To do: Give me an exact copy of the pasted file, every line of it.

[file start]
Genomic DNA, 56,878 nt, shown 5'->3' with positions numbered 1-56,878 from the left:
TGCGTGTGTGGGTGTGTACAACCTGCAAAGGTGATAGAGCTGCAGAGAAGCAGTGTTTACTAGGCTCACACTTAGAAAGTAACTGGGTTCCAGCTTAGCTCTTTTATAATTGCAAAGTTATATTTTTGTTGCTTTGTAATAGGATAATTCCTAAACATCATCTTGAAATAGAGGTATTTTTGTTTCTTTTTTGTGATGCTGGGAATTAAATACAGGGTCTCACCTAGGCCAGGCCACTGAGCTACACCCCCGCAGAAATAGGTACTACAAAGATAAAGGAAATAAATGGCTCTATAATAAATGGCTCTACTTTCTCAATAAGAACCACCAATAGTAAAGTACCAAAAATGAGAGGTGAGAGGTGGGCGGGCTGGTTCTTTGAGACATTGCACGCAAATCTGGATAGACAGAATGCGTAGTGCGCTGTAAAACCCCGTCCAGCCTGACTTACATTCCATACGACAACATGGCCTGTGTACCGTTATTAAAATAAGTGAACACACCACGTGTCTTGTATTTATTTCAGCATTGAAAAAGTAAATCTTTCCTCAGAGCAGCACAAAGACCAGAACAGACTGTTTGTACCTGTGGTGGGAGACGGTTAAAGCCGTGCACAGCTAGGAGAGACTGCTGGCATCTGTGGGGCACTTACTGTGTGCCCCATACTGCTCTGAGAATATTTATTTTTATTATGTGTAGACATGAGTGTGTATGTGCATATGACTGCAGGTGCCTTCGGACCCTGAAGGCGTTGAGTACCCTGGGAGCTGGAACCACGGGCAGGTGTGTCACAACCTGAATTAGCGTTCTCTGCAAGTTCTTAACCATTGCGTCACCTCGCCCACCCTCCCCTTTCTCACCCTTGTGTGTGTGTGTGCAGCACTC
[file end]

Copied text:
Genomic DNA, 56,878 nt, shown 5'->3' with positions numbered 1-56,878 from the left:
TGCGTGTGTGGGTGTGTACAACCTGCAAAGGTGATAGAGCTGCAGAGAAGCAGTGTTTACTAGGCTCACACTTAGAAAGTAACTGGGTTCCAGCTTAGCTCTTTTATAATTGCAAAGTTATATTTTTGTTGCTTTGTAATAGGATAATTCCTAAACATCATCTTGAAATAGAGGTATTTTTGTTTCTTTTTTGTGATGCTGGGAATTAAATACAGGGTCTCACCTAGGCCAGGCCACTGAGCTACACCCCCGCAGAAATAGGTACTACAAAGATAAAGGAAATAAATGGCTCTATAATAAATGGCTCTACTTTCTCAATAAGAACCACCAATAGTAAAGTACCAAAAATGAGAGGTGAGAGGTGGGCGGGCTGGTTCTTTGAGACATTGCACGCAAATCTGGATAGACAGAATGCGTAGTGCGCTGTAAAACCCCGTCCAGCCTGACTTACATTCCATACGACAACATGGCCTGTGTACCGTTATTAAAATAAGTGAACACACCACGTGTCTTGTATTTATTTCAGCATTGAAAAAGTAAATCTTTCCTCAGAGCAGCACAAAGACCAGAACAGACTGTTTGTACCTGTGGTGGGAGACGGTTAAAGCCGTGCACAGCTAGGAGAGACTGCTGGCATCTGTGGGGCACTTACTGTGTGCCCCATACTGCTCTGAGAATATTTATTTTTATTATGTGTAGACATGAGTGTGTATGTGCATATGACTGCAGGTGCCTTCGGACCCTGAAGGCGTTGAGTACCCTGGGAGCTGGAACCACGGGCAGGTGTGTCACAACCTGAATTAGCGTTCTCTGCAAGTTCTTAACCATTGCGTCACCTCGCCCACCCTCCCCTTTCTCACCCTTGTGTGTGTGTGTGCAGCACTC